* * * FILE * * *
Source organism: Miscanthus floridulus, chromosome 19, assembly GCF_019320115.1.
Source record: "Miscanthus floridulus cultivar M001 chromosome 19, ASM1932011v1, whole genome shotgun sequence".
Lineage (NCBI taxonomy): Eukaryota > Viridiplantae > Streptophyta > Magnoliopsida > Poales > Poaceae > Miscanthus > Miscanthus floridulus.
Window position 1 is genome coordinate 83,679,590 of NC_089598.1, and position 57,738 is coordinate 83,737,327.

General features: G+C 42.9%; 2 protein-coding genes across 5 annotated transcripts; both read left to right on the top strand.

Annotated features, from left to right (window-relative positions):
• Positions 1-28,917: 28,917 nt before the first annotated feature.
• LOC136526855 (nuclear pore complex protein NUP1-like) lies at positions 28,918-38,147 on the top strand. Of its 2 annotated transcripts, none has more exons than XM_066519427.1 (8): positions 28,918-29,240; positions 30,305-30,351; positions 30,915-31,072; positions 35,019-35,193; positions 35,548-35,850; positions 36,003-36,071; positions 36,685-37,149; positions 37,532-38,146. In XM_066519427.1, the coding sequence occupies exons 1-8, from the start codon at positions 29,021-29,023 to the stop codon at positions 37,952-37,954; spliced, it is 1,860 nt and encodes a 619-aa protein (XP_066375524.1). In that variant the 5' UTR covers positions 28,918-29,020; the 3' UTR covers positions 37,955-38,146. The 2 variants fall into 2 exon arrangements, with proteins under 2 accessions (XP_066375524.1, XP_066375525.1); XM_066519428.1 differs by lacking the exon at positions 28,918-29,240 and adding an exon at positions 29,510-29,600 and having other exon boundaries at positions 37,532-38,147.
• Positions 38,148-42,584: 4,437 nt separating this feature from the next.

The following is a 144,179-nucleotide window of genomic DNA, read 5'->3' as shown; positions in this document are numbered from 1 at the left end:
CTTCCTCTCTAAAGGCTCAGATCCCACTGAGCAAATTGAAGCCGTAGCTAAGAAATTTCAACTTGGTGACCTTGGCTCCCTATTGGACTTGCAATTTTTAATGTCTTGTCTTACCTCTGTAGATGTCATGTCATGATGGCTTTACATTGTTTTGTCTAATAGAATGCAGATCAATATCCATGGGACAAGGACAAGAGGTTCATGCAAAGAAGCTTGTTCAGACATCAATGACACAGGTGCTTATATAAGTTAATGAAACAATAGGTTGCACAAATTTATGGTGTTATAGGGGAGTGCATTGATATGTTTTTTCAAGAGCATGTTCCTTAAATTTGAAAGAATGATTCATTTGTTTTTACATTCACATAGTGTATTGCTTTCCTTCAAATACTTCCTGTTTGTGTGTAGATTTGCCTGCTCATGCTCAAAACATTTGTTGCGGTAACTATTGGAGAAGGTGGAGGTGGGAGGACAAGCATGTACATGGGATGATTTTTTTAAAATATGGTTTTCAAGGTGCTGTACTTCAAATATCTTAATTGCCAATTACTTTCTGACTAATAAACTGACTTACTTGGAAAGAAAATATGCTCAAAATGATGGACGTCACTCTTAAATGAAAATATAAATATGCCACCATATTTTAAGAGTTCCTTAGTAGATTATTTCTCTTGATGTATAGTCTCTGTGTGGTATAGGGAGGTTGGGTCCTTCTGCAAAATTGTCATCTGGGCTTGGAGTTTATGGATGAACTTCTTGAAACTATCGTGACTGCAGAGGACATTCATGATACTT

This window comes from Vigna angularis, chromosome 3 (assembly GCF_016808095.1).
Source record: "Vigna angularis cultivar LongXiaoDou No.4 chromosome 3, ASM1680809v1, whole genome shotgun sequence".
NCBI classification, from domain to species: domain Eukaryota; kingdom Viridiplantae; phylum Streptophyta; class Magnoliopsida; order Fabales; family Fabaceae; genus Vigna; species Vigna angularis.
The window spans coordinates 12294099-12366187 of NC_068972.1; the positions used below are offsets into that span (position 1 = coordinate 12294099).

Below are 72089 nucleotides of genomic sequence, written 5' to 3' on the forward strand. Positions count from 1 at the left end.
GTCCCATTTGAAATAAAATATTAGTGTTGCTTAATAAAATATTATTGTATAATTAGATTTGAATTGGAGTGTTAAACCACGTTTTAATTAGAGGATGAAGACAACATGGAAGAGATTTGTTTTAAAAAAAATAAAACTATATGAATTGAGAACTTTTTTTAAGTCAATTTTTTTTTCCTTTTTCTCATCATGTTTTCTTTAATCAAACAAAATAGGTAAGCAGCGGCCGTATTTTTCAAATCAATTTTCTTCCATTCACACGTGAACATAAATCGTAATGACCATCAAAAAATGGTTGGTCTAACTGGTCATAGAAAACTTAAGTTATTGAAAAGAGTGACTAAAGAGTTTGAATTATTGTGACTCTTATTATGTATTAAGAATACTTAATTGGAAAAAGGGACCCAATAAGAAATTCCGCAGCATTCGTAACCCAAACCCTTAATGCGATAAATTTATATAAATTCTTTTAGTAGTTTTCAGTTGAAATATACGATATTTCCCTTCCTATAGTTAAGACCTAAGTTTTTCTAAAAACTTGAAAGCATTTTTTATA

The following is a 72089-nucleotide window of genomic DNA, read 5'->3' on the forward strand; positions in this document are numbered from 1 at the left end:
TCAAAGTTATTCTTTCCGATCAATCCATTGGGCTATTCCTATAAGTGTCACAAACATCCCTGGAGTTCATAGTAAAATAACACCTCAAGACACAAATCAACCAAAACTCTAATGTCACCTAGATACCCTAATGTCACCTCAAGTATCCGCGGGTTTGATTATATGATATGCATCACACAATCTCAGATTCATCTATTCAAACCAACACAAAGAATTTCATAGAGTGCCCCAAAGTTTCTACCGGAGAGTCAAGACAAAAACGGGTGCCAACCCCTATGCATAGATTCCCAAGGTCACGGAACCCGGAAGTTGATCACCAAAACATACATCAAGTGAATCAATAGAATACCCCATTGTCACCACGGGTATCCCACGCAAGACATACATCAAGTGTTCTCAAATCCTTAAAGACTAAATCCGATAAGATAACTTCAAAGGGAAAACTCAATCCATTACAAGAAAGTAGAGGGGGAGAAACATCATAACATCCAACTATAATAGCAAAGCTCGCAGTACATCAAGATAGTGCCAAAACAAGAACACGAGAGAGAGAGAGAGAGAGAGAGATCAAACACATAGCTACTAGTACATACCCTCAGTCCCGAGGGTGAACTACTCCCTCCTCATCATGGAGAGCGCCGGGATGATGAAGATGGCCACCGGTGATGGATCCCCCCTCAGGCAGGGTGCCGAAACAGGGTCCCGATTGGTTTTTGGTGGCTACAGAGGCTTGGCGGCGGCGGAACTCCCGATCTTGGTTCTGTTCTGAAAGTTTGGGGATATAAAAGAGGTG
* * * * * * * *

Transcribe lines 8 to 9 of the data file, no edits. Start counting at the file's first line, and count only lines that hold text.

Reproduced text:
• LOC136526855 (nuclear pore complex protein NUP1-like) lies at positions 28,918-38,147 on the top strand. Of its 2 annotated transcripts, none has more exons than XM_066519427.1 (8): positions 28,918-29,240; positions 30,305-30,351; positions 30,915-31,072; positions 35,019-35,193; positions 35,548-35,850; positions 36,003-36,071; positions 36,685-37,149; positions 37,532-38,146. In XM_066519427.1, the coding sequence occupies exons 1-8, from the start codon at positions 29,021-29,023 to the stop codon at positions 37,952-37,954; spliced, it is 1,860 nt and encodes a 619-aa protein (XP_066375524.1). In that variant the 5' UTR covers positions 28,918-29,020; the 3' UTR covers positions 37,955-38,146. The 2 variants fall into 2 exon arrangements, with proteins under 2 accessions (XP_066375524.1, XP_066375525.1); XM_066519428.1 differs by lacking the exon at positions 28,918-29,240 and adding an exon at positions 29,510-29,600 and having other exon boundaries at positions 37,532-38,147.
• Positions 38,148-42,584: 4,437 nt separating this feature from the next.